Size matters: The case for small government

Size matters: The case for small government
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Long after today’s hot-button political controversies fade into obscurity, our country will face the consequences of how we answer a major question that divides the political parties: Are we to have larger government providing more services from higher taxes or a smaller government providing less services with fewer taxes?

Currently, the movement to expand government, inaccurately self-described as “socialist,” promotes a platform of government medicine, free college, generous welfare, strict regulation and high taxes readily recognizable in Europe as social democratic policies.

The recent sluggishness of European economies suggests an adverse effect from the continent’s outsized government sectors. Since 2010, the European Union has grown 1.4 percent annually while the U.S. has averaged 2.2 percent growth. Neither figure is good, but there is a clear and meaningful U.S. advantage. 

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Through the power of compound growth, the U.S. rate would leave its citizens over 35-percent further ahead of their European counterparts by the end of a 40-year working career.

In the same period, the EU economies had a government share of 48 percent compared with 40 percent for the U.S., using current data from the Organization for Economic Cooperation and Development (OECD). Europe’s sluggishness has been attributed to many factors, but history provides perspective.

European countries didn't always have sluggish economies. From the 1960s to the early 1970s today’s basketcases — Greece and Portugal — were growing at impressive annual rates of 7.7 percent and 6.9 percent, respectively.

Spain expanded 7.3 percent per year, while Austria, Belgium, Finland and France all grew around 5 percent.  Those historic rates are difficult to comprehend in light of recent growth rates under 1 percent for Greece, Portugal and Spain, respectively, and under 2 percent for the others.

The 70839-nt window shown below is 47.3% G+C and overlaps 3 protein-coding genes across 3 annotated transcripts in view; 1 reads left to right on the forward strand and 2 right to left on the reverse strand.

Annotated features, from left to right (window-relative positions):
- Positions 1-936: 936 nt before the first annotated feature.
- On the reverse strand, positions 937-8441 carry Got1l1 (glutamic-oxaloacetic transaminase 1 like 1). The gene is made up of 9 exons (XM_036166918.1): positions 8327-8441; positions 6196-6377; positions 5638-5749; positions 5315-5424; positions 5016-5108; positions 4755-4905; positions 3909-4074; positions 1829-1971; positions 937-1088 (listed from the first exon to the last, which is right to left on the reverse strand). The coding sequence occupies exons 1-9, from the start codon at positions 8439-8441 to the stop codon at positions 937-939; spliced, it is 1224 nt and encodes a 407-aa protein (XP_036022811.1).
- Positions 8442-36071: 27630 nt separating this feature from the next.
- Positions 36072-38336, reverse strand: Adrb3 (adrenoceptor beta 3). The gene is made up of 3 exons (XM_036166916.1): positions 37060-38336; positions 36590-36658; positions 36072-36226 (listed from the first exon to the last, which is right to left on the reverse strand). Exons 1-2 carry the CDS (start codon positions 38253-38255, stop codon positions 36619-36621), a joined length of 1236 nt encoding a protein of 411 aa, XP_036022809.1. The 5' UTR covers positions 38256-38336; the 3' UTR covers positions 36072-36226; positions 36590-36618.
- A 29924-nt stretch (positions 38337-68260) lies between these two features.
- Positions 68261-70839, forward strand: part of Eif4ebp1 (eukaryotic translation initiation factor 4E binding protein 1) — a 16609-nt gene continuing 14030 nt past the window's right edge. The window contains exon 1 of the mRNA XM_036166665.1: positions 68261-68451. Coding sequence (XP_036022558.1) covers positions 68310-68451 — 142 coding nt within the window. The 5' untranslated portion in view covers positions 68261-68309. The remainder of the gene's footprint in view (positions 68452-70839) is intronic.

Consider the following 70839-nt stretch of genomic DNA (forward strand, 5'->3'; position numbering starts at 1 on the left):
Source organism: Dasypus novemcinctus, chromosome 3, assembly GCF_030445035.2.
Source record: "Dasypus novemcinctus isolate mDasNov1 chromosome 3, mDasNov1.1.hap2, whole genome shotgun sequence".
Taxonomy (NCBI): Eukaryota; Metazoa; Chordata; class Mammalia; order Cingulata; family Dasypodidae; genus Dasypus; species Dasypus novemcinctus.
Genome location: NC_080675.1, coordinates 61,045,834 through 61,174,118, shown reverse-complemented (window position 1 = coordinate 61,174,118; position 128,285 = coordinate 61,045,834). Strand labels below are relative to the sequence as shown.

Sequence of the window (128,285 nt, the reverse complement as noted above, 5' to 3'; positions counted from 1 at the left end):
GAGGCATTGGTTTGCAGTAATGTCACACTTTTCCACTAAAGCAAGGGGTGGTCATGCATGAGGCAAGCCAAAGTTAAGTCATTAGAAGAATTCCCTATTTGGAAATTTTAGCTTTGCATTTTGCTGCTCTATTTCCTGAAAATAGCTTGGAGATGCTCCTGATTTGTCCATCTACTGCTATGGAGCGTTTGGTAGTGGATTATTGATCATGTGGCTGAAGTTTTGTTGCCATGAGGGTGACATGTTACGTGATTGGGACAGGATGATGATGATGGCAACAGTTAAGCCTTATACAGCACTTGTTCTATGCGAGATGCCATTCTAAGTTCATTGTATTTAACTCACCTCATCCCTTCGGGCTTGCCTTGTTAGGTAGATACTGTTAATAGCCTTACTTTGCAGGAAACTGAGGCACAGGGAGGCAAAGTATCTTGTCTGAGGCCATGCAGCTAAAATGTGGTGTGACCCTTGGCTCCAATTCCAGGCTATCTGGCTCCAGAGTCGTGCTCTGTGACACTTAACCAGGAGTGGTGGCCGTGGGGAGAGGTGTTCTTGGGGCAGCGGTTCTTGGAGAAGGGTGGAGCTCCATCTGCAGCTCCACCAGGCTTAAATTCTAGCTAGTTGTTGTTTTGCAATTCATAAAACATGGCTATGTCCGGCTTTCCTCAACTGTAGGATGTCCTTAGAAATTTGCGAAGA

This dramatic loss of economic vitality coincides with expansion of Europe’s social democratic welfare state. Since the early 1970s, one-fifth of the economies of Greece, Portugal, and Spain has shifted from the private sector to the public sector, as government expenditures doubled in their relative sizes.

Austria, Belgium, Finland and France all increased government by more than one-tenth of GDP, a jump in share from around 25 percent to roughly 50 percent for each.

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The negative effect of large government upon growth is hardly limited to Europe. From 1960 to 1973, the U.S grew 4.3 percent annually with a government GDP share of 30 percent, compared with today's more tepid growth and government share approaching 40 percent. 

When the notoriously ill-timed book, “Japan as Number One,” was published in 1979, that country had grown 9.7 percent annually from 1960 to 1973 with government expenditure accounting for around 20 percent of GDP.

By the late 1970s, government expenditure had grown to 28 percent of GDP, while growth slowed to 3.5 percent. In the last couple of decades, Japan’s growth slowed to below 1 percent with government averaging near 40 percent of GDP.

Fortunately for our future, declining growth is not preordained. Sweden, in the aftermath of a financial crisis, cut government by 20 percent of GDP and growth rose from 1.6 percent to 2.8 percent. 

Plucky Ireland, forced by its European Union partners to swallow the cost of a bank bailout, saw government expenditures rise from around 35 percent of GDP to 65 percent. As the Irish have cut government back down to 26 percent of GDP, growth for the last three years has been a roaring 6.3 percent.

Economists have long known the negative relationship between size of government and growth. Harvard economist Robert Barro identified it in a 1991 article

Keynesian economists, who believe government spending stimulates growth, have questioned details of his analysis, but long-run facts show that growth slows as government expands, and growth accelerates in the rare examples where government shrinks.

No matter their ideology, virtually all economists agree investment is a major contributor to growth.  Governments invest less than the private sector. In 2015, for OECD advanced economies, governments invested 8.5 percent of their spending, while the private sector invested 32 percent of its share. 

As the government share of these economies has increased, private investment has fallen. Government infrastructure investment that could aid growth has itself been flat, squeezed in many countries by non-investment government spending.

Curiously, in what may be testament to inadequacies of our educational system, support for “socialism” is highest among the young, the very ones whose future is throttled by big government stagnation. 

The difference between the U.S. 1960s growth rate of 4.3 percent and the recent 2.2-percent rate results in double the standard of living over a career — greater opportunity, more jobs, better jobs and fewer left behind in a thriving economy. 

The alternative of European-style social democratic stagnation is detrimental for the future of our children and our children's children.

Douglas Carr is the president of Carr Capital Co., a financial and economic advisory firm, and he's an associate fellow at R Street.